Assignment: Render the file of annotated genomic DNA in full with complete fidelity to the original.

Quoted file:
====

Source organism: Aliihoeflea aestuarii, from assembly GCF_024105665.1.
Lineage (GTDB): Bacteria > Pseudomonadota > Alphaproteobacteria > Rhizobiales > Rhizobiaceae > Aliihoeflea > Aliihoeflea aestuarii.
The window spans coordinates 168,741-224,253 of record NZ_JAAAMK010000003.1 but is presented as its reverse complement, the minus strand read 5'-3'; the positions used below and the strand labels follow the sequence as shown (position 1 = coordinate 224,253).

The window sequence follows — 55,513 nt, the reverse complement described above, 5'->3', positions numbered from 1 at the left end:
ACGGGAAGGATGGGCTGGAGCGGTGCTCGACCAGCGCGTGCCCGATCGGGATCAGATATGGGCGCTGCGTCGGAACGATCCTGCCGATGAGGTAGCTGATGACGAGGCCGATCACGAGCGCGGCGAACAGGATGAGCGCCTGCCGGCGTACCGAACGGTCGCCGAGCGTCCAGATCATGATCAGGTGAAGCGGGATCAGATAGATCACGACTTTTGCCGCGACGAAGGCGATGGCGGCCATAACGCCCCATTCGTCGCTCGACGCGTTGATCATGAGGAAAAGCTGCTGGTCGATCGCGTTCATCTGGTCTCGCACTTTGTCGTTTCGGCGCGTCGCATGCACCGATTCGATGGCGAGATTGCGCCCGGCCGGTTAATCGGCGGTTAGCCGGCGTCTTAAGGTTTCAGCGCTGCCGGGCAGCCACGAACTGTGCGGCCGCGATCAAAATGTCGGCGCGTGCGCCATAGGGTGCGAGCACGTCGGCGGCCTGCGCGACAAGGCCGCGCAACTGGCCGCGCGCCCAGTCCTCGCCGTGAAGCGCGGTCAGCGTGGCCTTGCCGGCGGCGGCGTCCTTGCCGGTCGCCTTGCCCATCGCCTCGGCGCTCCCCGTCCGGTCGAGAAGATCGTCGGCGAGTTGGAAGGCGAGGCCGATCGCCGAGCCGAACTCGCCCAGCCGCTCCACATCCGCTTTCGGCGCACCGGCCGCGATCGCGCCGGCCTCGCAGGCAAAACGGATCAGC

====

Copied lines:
Source organism: Aliihoeflea aestuarii, from assembly GCF_024105665.1.
Lineage (GTDB): Bacteria > Pseudomonadota > Alphaproteobacteria > Rhizobiales > Rhizobiaceae > Aliihoeflea > Aliihoeflea aestuarii.
The window spans coordinates 168,741-224,253 of record NZ_JAAAMK010000003.1 but is presented as its reverse complement, the minus strand read 5'-3'; the positions used below and the strand labels follow the sequence as shown (position 1 = coordinate 224,253).

The window sequence follows — 55,513 nt, the reverse complement described above, 5'->3', positions numbered from 1 at the left end:
ACGGGAAGGATGGGCTGGAGCGGTGCTCGACCAGCGCGTGCCCGATCGGGATCAGATATGGGCGCTGCGTCGGAACGATCCTGCCGATGAGGTAGCTGATGACGAGGCCGATCACGAGCGCGGCGAACAGGATGAGCGCCTGCCGGCGTACCGAACGGTCGCCGAGCGTCCAGATCATGATCAGGTGAAGCGGGATCAGATAGATCACGACTTTTGCCGCGACGAAGGCGATGGCGGCCATAACGCCCCATTCGTCGCTCGACGCGTTGATCATGAGGAAAAGCTGCTGGTCGATCGCGTTCATCTGGTCTCGCACTTTGTCGTTTCGGCGCGTCGCATGCACCGATTCGATGGCGAGATTGCGCCCGGCCGGTTAATCGGCGGTTAGCCGGCGTCTTAAGGTTTCAGCGCTGCCGGGCAGCCACGAACTGTGCGGCCGCGATCAAAATGTCGGCGCGTGCGCCATAGGGTGCGAGCACGTCGGCGGCCTGCGCGACAAGGCCGCGCAACTGGCCGCGCGCCCAGTCCTCGCCGTGAAGCGCGGTCAGCGTGGCCTTGCCGGCGGCGGCGTCCTTGCCGGTCGCCTTGCCCATCGCCTCGGCGCTCCCCGTCCGGTCGAGAAGATCGTCGGCGAGTTGGAAGGCGAGGCCGATCGCCGAGCCGAACTCGCCCAGCCGCTCCACATCCGCTTTCGGCGCACCGGCCGCGATCGCGCCGGCCTCGCAGGCAAAACGGATCAGC